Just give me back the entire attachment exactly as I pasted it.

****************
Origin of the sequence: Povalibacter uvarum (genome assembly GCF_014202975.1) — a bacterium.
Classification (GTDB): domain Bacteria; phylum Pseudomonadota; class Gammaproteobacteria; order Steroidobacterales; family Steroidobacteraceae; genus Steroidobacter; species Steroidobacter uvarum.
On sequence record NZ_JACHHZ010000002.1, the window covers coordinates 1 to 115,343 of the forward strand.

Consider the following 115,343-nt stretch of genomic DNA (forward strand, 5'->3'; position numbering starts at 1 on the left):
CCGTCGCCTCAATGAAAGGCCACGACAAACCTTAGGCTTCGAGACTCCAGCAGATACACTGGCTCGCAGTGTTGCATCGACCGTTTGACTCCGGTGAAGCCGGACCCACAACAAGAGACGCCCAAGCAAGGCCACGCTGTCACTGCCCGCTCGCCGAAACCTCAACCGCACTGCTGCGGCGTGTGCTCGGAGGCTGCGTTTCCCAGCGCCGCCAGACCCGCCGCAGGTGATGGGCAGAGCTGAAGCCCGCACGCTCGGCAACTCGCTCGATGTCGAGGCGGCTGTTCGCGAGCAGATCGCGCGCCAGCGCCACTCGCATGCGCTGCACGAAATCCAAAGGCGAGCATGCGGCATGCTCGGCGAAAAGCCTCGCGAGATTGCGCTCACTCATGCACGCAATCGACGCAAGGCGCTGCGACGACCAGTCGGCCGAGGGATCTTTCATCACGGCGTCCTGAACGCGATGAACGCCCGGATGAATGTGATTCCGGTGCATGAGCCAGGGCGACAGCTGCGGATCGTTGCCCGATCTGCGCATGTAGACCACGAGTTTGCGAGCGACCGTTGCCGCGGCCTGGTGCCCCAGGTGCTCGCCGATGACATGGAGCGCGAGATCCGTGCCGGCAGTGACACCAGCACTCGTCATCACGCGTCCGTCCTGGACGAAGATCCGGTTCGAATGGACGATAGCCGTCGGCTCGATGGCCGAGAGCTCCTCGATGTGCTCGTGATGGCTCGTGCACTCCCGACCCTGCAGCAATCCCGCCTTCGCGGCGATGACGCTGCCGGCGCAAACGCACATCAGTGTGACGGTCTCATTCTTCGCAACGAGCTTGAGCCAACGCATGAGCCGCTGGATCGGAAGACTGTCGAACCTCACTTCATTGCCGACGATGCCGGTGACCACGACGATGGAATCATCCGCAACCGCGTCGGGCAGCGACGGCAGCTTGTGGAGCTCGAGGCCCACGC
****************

Origin of the sequence: Povalibacter uvarum (genome assembly GCF_014202975.1) — a bacterium.
Classification (GTDB): domain Bacteria; phylum Pseudomonadota; class Gammaproteobacteria; order Steroidobacterales; family Steroidobacteraceae; genus Steroidobacter; species Steroidobacter uvarum.
On sequence record NZ_JACHHZ010000002.1, the window covers coordinates 1 to 115,343 of the forward strand.

Consider the following 115,343-nt stretch of genomic DNA (forward strand, 5'->3'; position numbering starts at 1 on the left):
CCGTCGCCTCAATGAAAGGCCACGACAAACCTTAGGCTTCGAGACTCCAGCAGATACACTGGCTCGCAGTGTTGCATCGACCGTTTGACTCCGGTGAAGCCGGACCCACAACAAGAGACGCCCAAGCAAGGCCACGCTGTCACTGCCCGCTCGCCGAAACCTCAACCGCACTGCTGCGGCGTGTGCTCGGAGGCTGCGTTTCCCAGCGCCGCCAGACCCGCCGCAGGTGATGGGCAGAGCTGAAGCCCGCACGCTCGGCAACTCGCTCGATGTCGAGGCGGCTGTTCGCGAGCAGATCGCGCGCCAGCGCCACTCGCATGCGCTGCACGAAATCCAAAGGCGAGCATGCGGCATGCTCGGCGAAAAGCCTCGCGAGATTGCGCTCACTCATGCACGCAATCGACGCAAGGCGCTGCGACGACCAGTCGGCCGAGGGATCTTTCATCACGGCGTCCTGAACGCGATGAACGCCCGGATGAATGTGATTCCGGTGCATGAGCCAGGGCGACAGCTGCGGATCGTTGCCCGATCTGCGCATGTAGACCACGAGTTTGCGAGCGACCGTTGCCGCGGCCTGGTGCCCCAGGTGCTCGCCGATGACATGGAGCGCGAGATCCGTGCCGGCAGTGACACCAGCACTCGTCATCACGCGTCCGTCCTGGACGAAGATCCGGTTCGAATGGACGATAGCCGTCGGCTCGATGGCCGAGAGCTCCTCGATGTGCTCGTGATGGCTCGTGCACTCCCGACCCTGCAGCAATCCCGCCTTCGCGGCGATGACGCTGCCGGCGCAAACGCACATCAGTGTGACGGTCTCATTCTTCGCAACGAGCTTGAGCCAACGCATGAGCCGCTGGATCGGAAGACTGTCGAACCTCACTTCATTGCCGACGATGCCGGTGACCACGACGATGGAATCATCCGCAACCGCGTCGGGCAGCGACGGCAGCTTGTGGAGCTCGAGGCCCACGC